University of California Los Angeles - Bruin Life / Southern Campus Yearbook (Los Angeles, CA)

 - Class of 1935

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University of California Los Angeles - Bruin Life / Southern Campus Yearbook (Los Angeles, CA) online yearbook collection, 1935 Edition, Cover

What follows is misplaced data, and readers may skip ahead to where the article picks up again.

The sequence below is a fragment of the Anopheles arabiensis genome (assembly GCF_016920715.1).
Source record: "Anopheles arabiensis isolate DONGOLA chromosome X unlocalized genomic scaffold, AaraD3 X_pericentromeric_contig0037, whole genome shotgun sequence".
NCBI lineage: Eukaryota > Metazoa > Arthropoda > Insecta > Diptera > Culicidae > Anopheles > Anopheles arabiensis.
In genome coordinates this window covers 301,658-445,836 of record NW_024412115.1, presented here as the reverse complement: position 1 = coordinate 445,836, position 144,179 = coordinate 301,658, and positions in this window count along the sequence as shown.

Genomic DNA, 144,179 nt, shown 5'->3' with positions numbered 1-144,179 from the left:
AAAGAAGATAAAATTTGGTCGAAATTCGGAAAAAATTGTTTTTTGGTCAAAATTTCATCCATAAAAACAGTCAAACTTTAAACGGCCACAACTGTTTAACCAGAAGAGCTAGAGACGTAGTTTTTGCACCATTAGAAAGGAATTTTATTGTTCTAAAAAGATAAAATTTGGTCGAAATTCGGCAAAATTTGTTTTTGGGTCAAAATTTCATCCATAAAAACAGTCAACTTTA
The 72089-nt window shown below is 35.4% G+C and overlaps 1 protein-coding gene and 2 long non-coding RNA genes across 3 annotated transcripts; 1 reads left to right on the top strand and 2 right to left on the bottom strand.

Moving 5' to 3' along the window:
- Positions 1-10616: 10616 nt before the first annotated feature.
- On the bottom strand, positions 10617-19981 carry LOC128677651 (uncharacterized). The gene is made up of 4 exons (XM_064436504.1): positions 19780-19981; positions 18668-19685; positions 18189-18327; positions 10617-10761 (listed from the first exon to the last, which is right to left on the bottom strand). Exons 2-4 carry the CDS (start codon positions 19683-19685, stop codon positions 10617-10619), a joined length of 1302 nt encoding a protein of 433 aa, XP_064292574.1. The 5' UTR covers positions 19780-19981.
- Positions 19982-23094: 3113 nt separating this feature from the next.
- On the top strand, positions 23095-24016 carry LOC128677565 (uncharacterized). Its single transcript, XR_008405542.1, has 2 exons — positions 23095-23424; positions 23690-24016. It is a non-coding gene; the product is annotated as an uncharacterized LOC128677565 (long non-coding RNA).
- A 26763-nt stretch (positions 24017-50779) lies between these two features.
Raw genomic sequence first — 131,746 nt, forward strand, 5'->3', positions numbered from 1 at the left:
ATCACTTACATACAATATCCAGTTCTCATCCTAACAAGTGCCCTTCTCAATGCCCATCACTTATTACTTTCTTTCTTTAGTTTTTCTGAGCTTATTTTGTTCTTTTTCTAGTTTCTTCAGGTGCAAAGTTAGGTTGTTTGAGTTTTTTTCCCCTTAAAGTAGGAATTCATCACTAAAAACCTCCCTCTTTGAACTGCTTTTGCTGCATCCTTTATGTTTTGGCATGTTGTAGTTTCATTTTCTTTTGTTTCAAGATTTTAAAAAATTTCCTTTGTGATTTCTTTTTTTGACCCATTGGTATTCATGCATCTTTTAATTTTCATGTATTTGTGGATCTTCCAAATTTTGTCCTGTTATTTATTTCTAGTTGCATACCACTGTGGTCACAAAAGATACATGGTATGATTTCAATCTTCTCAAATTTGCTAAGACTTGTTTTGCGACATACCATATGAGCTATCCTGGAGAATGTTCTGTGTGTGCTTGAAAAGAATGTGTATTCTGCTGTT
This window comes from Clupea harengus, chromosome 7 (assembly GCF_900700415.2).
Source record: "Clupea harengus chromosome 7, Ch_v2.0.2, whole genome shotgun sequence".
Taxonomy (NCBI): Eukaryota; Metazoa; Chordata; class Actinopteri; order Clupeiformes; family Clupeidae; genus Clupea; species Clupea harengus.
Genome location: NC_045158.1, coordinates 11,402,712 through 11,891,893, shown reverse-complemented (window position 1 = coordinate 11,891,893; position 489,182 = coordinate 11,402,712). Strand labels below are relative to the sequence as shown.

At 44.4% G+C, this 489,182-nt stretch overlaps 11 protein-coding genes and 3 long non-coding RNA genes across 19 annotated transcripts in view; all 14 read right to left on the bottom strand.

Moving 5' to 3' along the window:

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Text from Pages 1 - 520 of the 1935 volume: